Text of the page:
Ramadan and Hungry Ghosts

Ramadan and Hungry Ghosts August 2, 2011

On August 1st here in Singapore, where I am currently teaching a seminar, two religious holidays began simultaneously. One was Ramadan, the fasting month of Islam. During Ramadan all healthy and sufficiently mature Muslims abstain from any form of food and drink from the sunrise to sunset. The fast is simultaneously a an act of obedience to God and remembrance of those who are hungry all the time. And when the evening comes it binds the community together in celebratory feasting. The other holiday was what is commonly called in English the Festival of the Hungry Ghosts. In Chinese traditional religion it is believed that on the first day of the 7th month the gates of hell are opened up and all the discontented spirits return to earth. They are hungry because through either an unnatural death, or through human neglect they have not been offered “soul food” in their otherworldly home.

This month while mosques across Singapore hold Iftar dinners to break the fast and offer hospitality to their non-Muslim neighbors Chinese associations will take over pieces of vacant property to hold banquets for the ghosts. Large tents with stages, temporary altars, and dozens of tables will be erected. Spirit mediums and Taoist priests will invite the spirit armies of the generals of four points of the compass to provide security. The altars will be filled with offerings for the various heavenly deities. And then night after night everything from Chinese opera to Canto-pop music shows will be performed. Human guests will take the tables further from the stage and the gods will look on from above while the “little brothers” will take the tables up front. They will enjoy for a fragment of their long deaths what they were likely denied in life: being served before even the paying guests. There will even be porta-poties set aside specifically for them: male, female, ghost. (Gender differentiation has not been noted in the latter case in my experience.)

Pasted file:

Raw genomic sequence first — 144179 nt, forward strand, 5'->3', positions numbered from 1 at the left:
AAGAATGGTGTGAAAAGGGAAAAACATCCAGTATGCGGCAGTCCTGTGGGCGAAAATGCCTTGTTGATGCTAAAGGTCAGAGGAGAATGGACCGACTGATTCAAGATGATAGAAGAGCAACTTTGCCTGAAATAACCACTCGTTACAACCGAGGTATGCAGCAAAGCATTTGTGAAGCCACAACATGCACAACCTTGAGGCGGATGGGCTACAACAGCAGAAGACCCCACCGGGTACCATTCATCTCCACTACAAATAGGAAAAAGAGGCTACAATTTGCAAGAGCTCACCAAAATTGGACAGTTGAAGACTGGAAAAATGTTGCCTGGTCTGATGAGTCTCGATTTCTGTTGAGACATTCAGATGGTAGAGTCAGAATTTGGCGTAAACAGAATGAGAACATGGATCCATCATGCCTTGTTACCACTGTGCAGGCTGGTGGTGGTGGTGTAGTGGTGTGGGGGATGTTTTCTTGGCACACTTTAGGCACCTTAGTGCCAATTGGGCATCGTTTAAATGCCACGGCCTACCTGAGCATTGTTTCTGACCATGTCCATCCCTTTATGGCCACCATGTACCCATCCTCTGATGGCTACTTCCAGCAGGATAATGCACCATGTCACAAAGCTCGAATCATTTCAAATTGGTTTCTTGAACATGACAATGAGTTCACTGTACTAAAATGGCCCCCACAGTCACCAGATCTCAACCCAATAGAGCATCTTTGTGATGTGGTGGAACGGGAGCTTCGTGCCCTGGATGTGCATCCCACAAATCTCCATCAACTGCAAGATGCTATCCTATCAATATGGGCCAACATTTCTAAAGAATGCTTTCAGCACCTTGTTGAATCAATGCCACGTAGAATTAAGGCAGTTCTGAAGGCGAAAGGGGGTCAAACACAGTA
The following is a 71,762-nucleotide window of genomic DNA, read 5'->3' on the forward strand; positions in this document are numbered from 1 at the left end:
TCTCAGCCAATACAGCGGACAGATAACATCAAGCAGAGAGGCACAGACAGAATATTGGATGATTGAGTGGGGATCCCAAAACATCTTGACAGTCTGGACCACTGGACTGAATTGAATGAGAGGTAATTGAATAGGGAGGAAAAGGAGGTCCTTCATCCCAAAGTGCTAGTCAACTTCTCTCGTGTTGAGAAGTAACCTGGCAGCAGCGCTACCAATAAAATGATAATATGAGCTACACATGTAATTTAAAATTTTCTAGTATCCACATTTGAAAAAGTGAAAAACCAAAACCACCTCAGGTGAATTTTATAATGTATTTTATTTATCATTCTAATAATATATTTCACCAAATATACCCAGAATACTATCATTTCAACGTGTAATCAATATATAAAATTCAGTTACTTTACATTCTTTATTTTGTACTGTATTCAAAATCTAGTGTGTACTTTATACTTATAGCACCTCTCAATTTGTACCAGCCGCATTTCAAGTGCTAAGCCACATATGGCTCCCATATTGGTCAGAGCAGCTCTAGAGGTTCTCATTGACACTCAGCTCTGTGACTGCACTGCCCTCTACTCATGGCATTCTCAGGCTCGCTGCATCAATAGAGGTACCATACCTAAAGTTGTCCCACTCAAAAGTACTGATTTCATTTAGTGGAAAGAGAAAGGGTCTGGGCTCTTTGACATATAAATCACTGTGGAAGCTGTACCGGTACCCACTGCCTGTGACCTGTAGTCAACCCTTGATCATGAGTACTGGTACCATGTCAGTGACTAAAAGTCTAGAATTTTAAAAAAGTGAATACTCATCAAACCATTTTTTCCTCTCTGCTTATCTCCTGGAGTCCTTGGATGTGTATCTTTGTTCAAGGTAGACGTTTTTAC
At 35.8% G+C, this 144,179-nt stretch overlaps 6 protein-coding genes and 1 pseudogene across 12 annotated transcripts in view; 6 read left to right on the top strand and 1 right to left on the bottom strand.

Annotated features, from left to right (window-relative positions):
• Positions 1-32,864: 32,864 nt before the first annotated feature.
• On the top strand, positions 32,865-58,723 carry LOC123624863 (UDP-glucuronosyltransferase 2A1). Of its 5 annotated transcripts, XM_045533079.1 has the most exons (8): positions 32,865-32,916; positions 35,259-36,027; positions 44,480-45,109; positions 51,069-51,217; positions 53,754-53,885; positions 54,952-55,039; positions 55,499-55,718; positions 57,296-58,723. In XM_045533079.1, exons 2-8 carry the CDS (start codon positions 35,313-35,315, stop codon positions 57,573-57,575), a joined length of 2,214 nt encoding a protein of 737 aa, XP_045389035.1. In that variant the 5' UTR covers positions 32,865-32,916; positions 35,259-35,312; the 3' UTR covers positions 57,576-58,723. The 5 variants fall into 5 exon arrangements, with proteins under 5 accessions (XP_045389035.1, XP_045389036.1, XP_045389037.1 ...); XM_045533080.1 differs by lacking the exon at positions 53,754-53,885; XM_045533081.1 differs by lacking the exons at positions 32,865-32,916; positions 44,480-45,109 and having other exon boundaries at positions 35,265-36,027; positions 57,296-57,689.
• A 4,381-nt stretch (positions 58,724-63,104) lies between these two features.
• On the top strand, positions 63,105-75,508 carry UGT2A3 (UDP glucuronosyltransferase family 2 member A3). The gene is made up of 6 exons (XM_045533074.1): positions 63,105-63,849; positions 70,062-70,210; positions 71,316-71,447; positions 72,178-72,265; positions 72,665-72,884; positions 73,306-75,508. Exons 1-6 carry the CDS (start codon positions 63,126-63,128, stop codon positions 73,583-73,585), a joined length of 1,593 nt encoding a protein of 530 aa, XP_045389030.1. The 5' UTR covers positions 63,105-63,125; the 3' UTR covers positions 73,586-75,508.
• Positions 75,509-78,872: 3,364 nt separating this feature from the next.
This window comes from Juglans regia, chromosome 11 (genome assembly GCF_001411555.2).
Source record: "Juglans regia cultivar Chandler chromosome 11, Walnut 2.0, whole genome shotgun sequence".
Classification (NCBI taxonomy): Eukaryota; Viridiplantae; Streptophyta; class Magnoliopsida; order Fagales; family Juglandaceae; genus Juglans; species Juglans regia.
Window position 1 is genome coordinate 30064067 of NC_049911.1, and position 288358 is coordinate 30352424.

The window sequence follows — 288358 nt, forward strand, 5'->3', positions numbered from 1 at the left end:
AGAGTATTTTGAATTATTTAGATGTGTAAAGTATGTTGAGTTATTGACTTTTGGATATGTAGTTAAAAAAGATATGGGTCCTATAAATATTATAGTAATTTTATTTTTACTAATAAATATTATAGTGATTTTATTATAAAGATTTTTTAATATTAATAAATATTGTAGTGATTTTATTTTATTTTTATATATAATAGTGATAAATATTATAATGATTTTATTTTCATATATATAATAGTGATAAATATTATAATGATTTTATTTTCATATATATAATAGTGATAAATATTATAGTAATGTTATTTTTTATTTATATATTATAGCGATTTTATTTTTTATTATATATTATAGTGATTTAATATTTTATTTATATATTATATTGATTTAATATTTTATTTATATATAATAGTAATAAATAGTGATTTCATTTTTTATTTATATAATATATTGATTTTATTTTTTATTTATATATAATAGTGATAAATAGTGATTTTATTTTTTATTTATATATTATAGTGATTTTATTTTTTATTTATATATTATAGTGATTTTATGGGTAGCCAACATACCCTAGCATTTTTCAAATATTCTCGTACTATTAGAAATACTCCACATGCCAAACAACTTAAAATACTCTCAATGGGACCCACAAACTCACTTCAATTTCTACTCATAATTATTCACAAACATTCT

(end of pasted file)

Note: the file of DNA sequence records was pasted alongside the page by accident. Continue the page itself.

It is hard to imagine, if one moves between and among these religious rituals, what they could possibly have in common other than the random confluence of two irregular calendar systems. Yet, remarkably, they do co-exist without visible problems in a single nation bound to a small island. If they are both a witness to some single truth it is this: the remarkable capacity of the human heart to reach to the limits of a reality far wider than the human religious imagination. One cannot be both a Muslim and a Chinese religionist any more than one can go east and west at the same time. The beliefs, the worldviews, the orientations are too different. Choices must be made. Nor can adherents of any other religion judge between them or harmonize them. The fullness of human seeing is knowing that it is always no more than partial blindness. Our bent world turns upon itself, and even the light of revelation curves under that gravity to fall into a human sphere. Yet still it is the same heart that beats in Muslim and Taoist, Christian and Hindu, Buddhist and Jew. And all know hunger, and long to be fed.

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